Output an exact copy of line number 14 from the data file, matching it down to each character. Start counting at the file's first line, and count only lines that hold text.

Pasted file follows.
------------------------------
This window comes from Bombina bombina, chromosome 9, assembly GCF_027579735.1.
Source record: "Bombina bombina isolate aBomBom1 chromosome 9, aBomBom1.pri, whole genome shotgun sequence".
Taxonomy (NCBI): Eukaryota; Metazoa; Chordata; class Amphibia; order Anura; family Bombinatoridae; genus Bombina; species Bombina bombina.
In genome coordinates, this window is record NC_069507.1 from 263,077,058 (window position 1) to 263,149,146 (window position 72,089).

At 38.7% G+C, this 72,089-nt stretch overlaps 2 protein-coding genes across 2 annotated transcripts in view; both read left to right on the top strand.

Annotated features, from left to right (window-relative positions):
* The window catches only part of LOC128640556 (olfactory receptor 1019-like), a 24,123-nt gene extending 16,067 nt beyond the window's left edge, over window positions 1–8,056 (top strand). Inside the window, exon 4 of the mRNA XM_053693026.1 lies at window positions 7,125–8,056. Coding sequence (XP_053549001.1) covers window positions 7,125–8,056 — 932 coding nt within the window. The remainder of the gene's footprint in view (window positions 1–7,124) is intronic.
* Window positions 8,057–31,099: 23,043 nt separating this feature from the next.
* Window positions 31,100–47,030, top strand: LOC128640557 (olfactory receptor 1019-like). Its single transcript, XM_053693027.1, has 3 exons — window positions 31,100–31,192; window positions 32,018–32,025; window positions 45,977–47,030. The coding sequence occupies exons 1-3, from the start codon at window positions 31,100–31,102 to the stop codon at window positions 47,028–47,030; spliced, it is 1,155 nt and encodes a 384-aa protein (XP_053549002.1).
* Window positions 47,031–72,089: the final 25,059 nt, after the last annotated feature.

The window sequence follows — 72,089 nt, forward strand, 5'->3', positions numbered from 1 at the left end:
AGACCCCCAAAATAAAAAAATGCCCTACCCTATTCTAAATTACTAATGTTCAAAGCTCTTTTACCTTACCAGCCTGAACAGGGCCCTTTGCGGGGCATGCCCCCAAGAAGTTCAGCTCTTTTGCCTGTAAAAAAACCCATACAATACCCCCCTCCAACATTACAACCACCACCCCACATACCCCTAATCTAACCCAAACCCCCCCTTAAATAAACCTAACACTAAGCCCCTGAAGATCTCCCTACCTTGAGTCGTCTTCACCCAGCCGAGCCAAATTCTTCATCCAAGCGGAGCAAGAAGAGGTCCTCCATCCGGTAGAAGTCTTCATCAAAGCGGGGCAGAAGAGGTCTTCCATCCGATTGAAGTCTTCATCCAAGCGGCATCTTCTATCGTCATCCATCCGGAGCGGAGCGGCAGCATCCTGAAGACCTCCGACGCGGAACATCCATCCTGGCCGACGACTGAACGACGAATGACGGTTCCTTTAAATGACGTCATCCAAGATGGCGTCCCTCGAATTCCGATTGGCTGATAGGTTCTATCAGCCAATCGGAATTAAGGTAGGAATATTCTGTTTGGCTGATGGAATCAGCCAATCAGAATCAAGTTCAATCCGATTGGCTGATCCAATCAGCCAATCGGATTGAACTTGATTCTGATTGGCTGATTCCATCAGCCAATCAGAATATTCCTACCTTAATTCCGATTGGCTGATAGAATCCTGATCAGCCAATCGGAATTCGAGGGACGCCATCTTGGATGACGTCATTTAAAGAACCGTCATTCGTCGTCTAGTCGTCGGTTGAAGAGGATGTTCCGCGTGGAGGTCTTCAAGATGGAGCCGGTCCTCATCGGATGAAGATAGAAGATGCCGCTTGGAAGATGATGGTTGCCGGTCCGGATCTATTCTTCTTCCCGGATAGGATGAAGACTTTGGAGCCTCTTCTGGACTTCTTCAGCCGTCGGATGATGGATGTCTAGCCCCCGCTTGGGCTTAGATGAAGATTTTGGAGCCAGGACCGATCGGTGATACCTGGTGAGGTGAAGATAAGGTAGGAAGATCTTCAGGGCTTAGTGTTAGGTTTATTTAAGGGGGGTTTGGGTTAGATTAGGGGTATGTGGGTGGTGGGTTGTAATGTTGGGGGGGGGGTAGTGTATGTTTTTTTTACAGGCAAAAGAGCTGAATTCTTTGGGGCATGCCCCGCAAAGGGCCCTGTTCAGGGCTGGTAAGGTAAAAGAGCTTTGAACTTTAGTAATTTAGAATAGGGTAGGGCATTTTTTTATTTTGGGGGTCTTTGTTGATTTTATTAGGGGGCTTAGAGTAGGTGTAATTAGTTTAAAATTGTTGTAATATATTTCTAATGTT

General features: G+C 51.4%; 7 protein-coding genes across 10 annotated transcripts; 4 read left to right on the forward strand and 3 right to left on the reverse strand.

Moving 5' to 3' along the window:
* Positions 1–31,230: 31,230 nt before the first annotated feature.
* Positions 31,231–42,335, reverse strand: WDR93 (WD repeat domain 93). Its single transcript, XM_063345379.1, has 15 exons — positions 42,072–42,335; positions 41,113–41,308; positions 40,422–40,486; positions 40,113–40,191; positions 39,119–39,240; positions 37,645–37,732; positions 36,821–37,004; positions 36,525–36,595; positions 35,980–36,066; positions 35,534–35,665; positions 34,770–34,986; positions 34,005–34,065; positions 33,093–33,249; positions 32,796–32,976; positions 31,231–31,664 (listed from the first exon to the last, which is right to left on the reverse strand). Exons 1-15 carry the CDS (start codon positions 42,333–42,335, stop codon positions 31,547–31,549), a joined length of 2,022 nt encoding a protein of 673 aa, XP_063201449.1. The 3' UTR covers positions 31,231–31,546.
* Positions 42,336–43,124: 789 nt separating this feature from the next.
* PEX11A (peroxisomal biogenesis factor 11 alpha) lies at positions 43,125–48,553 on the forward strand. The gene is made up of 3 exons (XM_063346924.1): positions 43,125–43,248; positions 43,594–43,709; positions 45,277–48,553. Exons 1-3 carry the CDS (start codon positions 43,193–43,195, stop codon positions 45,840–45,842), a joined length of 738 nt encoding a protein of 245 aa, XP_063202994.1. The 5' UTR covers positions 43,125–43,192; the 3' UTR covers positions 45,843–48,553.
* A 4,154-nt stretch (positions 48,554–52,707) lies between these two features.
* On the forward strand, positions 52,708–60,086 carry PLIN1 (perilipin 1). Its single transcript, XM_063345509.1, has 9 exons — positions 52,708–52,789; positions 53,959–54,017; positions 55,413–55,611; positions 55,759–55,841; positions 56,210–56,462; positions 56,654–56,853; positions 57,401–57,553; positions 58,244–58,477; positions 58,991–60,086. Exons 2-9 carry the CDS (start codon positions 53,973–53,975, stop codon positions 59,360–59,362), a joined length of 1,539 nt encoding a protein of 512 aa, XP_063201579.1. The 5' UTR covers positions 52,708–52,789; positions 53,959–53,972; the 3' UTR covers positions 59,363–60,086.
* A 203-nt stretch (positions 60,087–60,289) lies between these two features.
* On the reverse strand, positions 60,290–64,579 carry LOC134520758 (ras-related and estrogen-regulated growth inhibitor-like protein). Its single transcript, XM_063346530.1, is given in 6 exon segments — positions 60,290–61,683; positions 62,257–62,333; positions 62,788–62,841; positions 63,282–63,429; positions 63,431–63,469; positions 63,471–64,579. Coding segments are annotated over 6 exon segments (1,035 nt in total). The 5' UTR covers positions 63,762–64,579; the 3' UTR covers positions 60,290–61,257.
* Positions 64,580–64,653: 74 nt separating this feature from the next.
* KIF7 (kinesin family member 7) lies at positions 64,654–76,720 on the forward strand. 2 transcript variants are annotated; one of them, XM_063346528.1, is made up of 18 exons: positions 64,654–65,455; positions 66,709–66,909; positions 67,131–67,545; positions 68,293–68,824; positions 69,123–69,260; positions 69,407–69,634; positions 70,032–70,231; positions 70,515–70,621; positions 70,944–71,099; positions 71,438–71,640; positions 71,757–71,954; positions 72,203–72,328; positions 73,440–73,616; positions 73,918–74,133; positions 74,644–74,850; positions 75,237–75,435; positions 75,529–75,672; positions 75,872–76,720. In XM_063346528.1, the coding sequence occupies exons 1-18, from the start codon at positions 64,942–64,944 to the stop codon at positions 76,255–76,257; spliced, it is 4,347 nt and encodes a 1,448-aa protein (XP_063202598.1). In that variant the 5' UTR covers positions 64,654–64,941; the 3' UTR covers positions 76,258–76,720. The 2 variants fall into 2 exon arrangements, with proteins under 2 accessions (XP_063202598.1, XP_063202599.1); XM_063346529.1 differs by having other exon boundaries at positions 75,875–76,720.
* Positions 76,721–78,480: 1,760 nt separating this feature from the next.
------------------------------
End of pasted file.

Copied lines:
Moving 5' to 3' along the window: